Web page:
2006 was a nice year for Cubist Pharmaceuticals (NASDAQ:CBST), but you wouldn't know that by looking at the company's stock price, which is sitting near 52-week lows. Cubist received approval from the FDA for a market-expanding new use for its antibiotic treatment Cubicin and grew revenues 61% vs. 2005.

Cubist had already pre-released its sales numbers for the fourth quarter three weeks ago, so its sales numbers came as no surprise. Revenue gained 53% to $56.5 million year over year, and gross margins improved 3% to 75%. Earnings were finally in the black at $5 million ($0.10 per share) versus a year-ago loss of almost $7 million, even with higher research and development spending.

Several other stories in the media mentioned Cubist's "lackluster" outlook for the first quarter this year, where sales are expected to be flat versus the fourth quarter. But ever since Cubicin has been on the market, sales have always been sequentially flat in these quarters, so it should come as no surprise that they are flat again this year. 2007's estimates aren't bad at all, though, with Cubist guiding for U.S. net product revenue in the $255 million-$275 million range and earnings of at least $27 million for the year, by my calculations. The only thing holding back earnings next year is the $16 million jump in R&D spending as Cubist initiates more clinical trials to expand Cubicin's label and patent life.

There are some big unknowns that will likely be resolved next year. Besides a possible product acquisition on which Cubist may use its more than $300 million in cash, there is also the resolution of the search for a Japanese partner for Cubicin, which should bring in $10 million-$20 million in up-front payments.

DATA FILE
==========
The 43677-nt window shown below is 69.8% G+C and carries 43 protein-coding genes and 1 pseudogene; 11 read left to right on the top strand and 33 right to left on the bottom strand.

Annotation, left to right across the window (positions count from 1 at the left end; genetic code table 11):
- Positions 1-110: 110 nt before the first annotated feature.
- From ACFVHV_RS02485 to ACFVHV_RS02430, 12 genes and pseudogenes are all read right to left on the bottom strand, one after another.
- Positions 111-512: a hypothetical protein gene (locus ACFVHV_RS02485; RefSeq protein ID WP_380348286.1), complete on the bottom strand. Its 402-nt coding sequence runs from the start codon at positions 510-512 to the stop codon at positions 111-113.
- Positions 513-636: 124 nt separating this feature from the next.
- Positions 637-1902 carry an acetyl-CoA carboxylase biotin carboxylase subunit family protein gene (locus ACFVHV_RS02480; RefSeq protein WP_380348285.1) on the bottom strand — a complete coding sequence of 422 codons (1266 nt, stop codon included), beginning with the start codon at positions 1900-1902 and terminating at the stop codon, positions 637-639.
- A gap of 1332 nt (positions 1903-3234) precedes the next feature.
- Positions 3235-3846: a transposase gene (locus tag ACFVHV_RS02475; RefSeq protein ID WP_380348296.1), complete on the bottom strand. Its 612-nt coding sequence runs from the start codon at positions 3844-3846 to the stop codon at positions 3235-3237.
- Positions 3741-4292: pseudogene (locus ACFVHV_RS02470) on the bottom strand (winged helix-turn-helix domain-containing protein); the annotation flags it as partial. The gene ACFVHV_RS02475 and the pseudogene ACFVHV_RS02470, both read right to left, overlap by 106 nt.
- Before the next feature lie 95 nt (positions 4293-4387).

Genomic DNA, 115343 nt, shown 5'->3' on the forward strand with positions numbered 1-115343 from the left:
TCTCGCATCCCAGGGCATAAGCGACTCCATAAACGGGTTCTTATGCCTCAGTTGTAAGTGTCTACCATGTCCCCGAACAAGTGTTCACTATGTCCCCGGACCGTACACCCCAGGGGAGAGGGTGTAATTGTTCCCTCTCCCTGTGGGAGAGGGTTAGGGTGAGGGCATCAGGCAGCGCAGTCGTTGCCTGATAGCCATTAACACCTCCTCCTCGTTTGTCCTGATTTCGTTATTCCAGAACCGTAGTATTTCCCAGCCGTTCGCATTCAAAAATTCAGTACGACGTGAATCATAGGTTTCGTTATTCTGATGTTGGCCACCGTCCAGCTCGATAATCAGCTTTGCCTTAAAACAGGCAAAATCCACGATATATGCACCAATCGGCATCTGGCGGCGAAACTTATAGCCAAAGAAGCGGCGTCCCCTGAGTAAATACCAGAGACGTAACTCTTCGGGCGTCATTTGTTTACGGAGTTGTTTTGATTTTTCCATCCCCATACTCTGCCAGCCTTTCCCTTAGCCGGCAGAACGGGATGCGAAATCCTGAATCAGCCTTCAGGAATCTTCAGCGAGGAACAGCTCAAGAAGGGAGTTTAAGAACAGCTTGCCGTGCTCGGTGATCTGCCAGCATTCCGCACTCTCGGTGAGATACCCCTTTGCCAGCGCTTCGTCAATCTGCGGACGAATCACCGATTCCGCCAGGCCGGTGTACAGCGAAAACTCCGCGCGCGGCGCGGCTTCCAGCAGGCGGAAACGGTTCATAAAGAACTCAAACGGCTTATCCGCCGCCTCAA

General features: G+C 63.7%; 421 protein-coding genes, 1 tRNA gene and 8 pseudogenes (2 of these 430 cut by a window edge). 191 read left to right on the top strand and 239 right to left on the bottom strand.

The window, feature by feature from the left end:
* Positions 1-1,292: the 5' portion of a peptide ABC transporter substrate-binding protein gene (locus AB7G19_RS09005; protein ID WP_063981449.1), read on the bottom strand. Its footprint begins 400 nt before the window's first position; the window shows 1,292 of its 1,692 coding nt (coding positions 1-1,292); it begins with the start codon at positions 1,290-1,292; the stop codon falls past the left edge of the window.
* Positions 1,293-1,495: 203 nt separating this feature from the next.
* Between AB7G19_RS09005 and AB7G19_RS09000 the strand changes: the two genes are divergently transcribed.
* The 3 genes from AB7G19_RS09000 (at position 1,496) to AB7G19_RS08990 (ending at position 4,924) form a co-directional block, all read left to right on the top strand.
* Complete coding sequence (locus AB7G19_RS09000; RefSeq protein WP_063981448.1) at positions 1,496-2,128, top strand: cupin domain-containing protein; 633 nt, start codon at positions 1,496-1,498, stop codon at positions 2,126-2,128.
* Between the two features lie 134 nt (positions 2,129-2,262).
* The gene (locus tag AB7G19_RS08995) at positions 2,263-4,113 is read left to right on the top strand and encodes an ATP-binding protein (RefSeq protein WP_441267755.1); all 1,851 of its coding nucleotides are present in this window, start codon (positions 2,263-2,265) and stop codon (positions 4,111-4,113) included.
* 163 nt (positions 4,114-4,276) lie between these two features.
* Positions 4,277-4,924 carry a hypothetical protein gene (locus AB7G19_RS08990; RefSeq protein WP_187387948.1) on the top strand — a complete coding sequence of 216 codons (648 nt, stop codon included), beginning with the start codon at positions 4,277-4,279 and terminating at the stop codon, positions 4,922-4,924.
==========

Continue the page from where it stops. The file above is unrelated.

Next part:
One risk that's worth watching out for -- and which Cubist mentioned -- is the possibility that a paragraph IV filing by a generic company may occur as early as September. Nonetheless, with the FDA's 30-month stay of action on these filings and numerous patents protecting Cubicin, there are many challenges for a generic competitor to overcome before it could begin selling a generic version of the drug. So for the near term at least, investors have nothing to worry about on this front.

Shares of Cubist aren't exactly expensive, with more than $50 million in cash flow expected for next year, sales growing at a rapid clip, and only a $970 million market capitalization. As long as Cubist doesn't make a bad acquisition with that cash hoard, then shares look cheap at today's prices.

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Fool contributor Brian Lawler does not own shares of any company mentioned in this article. The Fool has a disclosure policy.